Morgan Stanley (NYSE:MS) is one of the best financial institutions in the world, with diversified strength on multiple verticals, including investment banking, global markets, asset management and wealth management. Moreover, the bank’s stock is also trading relatively cheap. Accordingly, I am bullish on Morgan Stanley stock. Based on a residual earnings valuation framework, I calculate a fair implied target price of $146.69/share (60% upside).
About Morgan Stanley
Morgan Stanley is arguably one of the world’s top 3 global financial institution, along with Goldman Sachs (GS) and JPMorgan (JPM). The bank employs about 60,000 people worldwide and has reputable strength in investment banking, global markets (securities sales & trading), wealth management, and asset management.
As of 2021, Morgan Stanley’s international securities division, which also includes investment banking, accounted for about 50% of the company’s total revenue exposure, wealth management accounted for about 40% and asset management for approximately 10%. From a geographical perspective, about 55% of total sales are generated in the Americas and about 23% in Asia and Europe.
Ever since CEO James Gorman has taken over the lead at the bank, Morgan Stanley has boosted its Wealth and Asset Management businesses. Most notably, from 2014 to 2021 Morgan Stanley’s asset under management increased at 7-year CAGR of 21%, jumping from 400 billion to $1.6 trillion.
Respectively, client assets of the bank’s Wealth Management arm increased at a 13.5% CAGR, from $2 trillion to $4.9 trillion.
Valuation Lags Fundamentals
Morgan Stanley has a highly attractive financial profile. From 2014 to 2021 the banks revenues grew at a CAGR of more than 8%, from $40 billion to $59.8 billion. The company’s operating income grew at double this speed (16% CAGR): from $8.5 billion in 2014 to $23.5 billion in 2021.
Moreover, in 2022 Morgan Stanley has also proven that the company can deliver a strong performance when there is no ‘bull market’. In Q2 2022, Morgan Stanley generated total revenues of $13.1 billion (more/less in line with 2021), EPS of $1.39 and ROTCE of 13.8%.
I claim that Morgan Stanley’s valuation doesn’t match the bank’s fundamentals. Morgan Stanley is currently trading at a one-year forward P/E of x13.6 and a P/B of about x1.5. Arguably for any other industry than financials, when a company can grow at a similar pace like Morgan Stanley, be similarly capable of gaining market share, and be similarly profitably, the company’s stock would arguably trade at a x30 P/E.
Residual Earnings Valuation
In my opinion, banks are prime candidates to be valued with a residual earnings (“RE”) valuation, given that the RE framework anchors on both the income statement and the balance sheet as well as accrual accounting. That said, I apply the following assumptions:
- To forecast EPS, I anchor on consensus analyst forecast as available on the Bloomberg Terminal ’till 2023. In my opinion, any estimate beyond 2023 is too speculative to include in a valuation framework – especially for banks.
- To estimate the cost of capital, I use the WACC framework. I model a three-year regression against the S&P 500 to find the stock’s beta. For the risk-free rate, I used the U.S. 10-year treasury yield as of August 12, 2022. My calculation indicates a fair required return of about 9%.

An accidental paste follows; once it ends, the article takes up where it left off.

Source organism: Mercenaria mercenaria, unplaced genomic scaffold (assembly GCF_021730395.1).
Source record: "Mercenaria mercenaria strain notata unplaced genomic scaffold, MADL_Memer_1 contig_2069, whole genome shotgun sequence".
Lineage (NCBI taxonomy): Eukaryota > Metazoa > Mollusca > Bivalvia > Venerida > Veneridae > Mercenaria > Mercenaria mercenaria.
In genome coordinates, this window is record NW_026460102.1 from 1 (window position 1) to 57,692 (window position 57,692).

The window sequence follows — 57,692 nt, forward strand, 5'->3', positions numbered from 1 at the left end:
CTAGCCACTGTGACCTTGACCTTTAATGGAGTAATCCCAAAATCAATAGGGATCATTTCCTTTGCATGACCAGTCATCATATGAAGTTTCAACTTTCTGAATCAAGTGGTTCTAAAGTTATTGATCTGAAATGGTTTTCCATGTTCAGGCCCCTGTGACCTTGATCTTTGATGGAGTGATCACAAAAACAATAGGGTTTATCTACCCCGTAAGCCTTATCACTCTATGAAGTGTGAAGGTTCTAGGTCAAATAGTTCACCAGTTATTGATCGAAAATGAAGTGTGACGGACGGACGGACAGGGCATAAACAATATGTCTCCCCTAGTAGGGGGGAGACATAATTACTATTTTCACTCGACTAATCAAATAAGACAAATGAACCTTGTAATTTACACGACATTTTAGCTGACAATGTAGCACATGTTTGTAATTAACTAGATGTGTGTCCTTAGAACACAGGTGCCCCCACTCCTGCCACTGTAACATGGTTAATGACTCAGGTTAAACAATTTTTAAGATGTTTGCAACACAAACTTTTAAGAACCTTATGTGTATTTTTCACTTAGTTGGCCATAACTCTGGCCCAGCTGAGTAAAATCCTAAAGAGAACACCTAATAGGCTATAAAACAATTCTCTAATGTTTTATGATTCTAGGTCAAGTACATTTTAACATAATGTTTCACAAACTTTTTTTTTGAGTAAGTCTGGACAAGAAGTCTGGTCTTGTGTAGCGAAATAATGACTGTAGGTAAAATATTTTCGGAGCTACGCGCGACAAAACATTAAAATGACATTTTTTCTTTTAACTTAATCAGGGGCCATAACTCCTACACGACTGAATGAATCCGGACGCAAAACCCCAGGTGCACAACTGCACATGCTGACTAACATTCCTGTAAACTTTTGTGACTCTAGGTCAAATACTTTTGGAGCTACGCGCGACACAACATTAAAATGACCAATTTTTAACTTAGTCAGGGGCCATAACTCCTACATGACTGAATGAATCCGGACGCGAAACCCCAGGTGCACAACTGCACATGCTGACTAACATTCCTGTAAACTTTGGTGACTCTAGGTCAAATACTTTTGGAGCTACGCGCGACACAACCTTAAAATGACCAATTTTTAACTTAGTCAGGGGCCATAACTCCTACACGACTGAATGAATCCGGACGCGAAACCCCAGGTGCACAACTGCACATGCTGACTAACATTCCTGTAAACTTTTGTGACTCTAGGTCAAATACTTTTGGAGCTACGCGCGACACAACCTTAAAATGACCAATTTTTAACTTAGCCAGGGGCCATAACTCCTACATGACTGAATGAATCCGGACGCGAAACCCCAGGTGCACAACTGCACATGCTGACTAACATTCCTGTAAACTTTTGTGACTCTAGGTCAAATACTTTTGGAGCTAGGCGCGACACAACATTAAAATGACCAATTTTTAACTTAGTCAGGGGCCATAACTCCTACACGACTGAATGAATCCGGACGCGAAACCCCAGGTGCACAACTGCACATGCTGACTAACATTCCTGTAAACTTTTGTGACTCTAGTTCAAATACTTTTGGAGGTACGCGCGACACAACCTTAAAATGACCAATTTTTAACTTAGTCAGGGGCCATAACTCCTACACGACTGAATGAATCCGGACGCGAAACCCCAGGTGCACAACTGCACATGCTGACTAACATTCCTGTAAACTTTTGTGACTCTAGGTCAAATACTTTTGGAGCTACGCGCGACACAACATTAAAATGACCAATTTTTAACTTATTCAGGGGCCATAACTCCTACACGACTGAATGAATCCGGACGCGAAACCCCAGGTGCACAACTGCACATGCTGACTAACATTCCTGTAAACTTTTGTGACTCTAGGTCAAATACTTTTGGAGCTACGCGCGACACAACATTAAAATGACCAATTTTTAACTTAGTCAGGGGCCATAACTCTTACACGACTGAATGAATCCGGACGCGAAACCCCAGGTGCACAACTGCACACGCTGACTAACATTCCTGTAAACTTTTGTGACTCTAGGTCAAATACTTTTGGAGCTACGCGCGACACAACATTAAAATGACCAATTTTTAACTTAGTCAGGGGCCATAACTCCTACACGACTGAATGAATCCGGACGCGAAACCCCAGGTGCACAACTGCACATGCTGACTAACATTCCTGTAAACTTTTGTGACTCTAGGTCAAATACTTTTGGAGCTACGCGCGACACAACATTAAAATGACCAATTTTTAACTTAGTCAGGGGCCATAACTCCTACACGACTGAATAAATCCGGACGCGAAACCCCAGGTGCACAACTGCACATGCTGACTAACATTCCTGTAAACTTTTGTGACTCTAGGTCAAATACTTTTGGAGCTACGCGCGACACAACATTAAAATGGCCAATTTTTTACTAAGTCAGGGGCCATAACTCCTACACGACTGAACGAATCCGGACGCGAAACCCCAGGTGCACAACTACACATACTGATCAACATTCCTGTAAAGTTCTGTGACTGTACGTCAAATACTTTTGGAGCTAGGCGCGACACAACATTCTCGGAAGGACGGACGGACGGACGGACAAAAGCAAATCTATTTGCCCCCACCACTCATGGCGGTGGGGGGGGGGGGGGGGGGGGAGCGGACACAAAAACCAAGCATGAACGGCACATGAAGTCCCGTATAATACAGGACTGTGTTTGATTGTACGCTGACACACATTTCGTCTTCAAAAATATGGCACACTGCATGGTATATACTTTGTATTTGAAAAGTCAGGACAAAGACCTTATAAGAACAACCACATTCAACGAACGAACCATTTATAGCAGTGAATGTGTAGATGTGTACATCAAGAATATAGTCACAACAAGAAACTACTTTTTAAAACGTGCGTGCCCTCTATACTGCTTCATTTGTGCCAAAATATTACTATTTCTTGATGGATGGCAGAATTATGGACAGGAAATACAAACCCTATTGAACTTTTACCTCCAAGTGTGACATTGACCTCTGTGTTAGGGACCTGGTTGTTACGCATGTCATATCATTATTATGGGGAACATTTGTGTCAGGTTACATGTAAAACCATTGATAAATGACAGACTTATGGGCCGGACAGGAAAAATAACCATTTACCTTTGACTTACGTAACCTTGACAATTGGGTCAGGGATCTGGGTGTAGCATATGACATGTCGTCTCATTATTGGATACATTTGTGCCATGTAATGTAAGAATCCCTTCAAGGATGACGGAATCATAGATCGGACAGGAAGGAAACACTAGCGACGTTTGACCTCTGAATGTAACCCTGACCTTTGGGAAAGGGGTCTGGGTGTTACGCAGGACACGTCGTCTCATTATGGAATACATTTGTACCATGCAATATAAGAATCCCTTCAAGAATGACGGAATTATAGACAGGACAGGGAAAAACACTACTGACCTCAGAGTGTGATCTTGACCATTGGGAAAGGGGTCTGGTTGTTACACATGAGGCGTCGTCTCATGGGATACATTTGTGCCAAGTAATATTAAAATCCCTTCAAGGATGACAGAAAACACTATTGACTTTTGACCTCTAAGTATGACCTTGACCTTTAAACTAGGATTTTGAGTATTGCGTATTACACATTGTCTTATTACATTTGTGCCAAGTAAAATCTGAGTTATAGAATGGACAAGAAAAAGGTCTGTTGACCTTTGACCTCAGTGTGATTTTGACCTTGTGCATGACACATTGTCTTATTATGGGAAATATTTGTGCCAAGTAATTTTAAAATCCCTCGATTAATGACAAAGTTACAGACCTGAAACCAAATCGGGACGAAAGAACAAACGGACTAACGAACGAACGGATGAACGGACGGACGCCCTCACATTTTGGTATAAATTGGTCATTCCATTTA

- To derive MS’s tax rate, I extrapolate the 3-year average effective tax-rate from 2019, 2020 and 2021.
- For the terminal growth rate, I apply 3% percentage points, approximately the nominal GDP growth, which I think is a fair assumption for a company that has a history of outperforming global GDP growth by x3.
Based on the above assumptions, my calculation returns a base-case target price for MS of $146.69/share, implying material upside of about 60%.
I understand that investors might have different assumptions with regards to MS’s required return and terminal business growth. Thus, I also enclose a sensitivity table to test varying assumptions. For reference, red-cells imply an overvaluation as compared to the current market price, and green-cells imply an undervaluation.
While I believe that investments in banks are less risky than the market implies, the tail-risk exposure is still elevated and if materialized this might depreciate MS share-price significantly. For reference, take the great financial crisis as an example, which crippled many bank stocks including Morgan Stanley’s for multiple year. In any case, the latest FED stress test of the banking system concluded that Morgan Stanley has sufficient capital to absorb losses caused by a material shock to the banking system.
Without a doubt, Morgan Stanley is one of the best banks in the world. In the past few years, the company has delivered strong business growth and healthy profitability. Moreover, in 2022 Morgan Stanley has also proven that the company can maintain a strong performance even given a more challenging economic backdrop. Accordingly, I am confident to claim that Morgan Stanley’s x13.6 one-year forward PE points to an undervaluation. I argue MS should be worth $146.69/share.
My other articles about US banks:
Image and article originally from seekingalpha.com. Read the original article here.